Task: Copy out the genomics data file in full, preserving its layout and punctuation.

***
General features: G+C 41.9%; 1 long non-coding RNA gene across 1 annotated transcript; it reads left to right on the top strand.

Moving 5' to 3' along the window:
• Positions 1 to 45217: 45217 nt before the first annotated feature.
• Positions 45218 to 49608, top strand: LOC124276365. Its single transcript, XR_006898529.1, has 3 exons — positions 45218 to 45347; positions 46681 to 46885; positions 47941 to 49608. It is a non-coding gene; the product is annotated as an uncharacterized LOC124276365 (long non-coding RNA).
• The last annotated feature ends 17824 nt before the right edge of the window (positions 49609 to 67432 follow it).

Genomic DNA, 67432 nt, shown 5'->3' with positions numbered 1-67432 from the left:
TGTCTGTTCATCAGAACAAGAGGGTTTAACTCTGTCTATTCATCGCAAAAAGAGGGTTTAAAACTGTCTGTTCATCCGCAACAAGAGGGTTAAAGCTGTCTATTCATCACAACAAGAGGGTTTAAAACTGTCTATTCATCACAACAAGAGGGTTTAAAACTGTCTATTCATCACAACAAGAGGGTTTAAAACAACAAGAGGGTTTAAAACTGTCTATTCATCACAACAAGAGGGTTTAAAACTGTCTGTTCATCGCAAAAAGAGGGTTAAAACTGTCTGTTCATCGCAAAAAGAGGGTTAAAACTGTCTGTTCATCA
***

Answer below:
General features: G+C 41.9%; 1 long non-coding RNA gene across 1 annotated transcript; it reads left to right on the top strand.

Moving 5' to 3' along the window:
• Positions 1 to 45217: 45217 nt before the first annotated feature.
• Positions 45218 to 49608, top strand: LOC124276365. Its single transcript, XR_006898529.1, has 3 exons — positions 45218 to 45347; positions 46681 to 46885; positions 47941 to 49608. It is a non-coding gene; the product is annotated as an uncharacterized LOC124276365 (long non-coding RNA).
• The last annotated feature ends 17824 nt before the right edge of the window (positions 49609 to 67432 follow it).

Genomic DNA, 67432 nt, shown 5'->3' with positions numbered 1-67432 from the left:
TGTCTGTTCATCAGAACAAGAGGGTTTAACTCTGTCTATTCATCGCAAAAAGAGGGTTTAAAACTGTCTGTTCATCCGCAACAAGAGGGTTAAAGCTGTCTATTCATCACAACAAGAGGGTTTAAAACTGTCTATTCATCACAACAAGAGGGTTTAAAACTGTCTATTCATCACAACAAGAGGGTTTAAAACAACAAGAGGGTTTAAAACTGTCTATTCATCACAACAAGAGGGTTTAAAACTGTCTGTTCATCGCAAAAAGAGGGTTAAAACTGTCTGTTCATCGCAAAAAGAGGGTTAAAACTGTCTGTTCATCA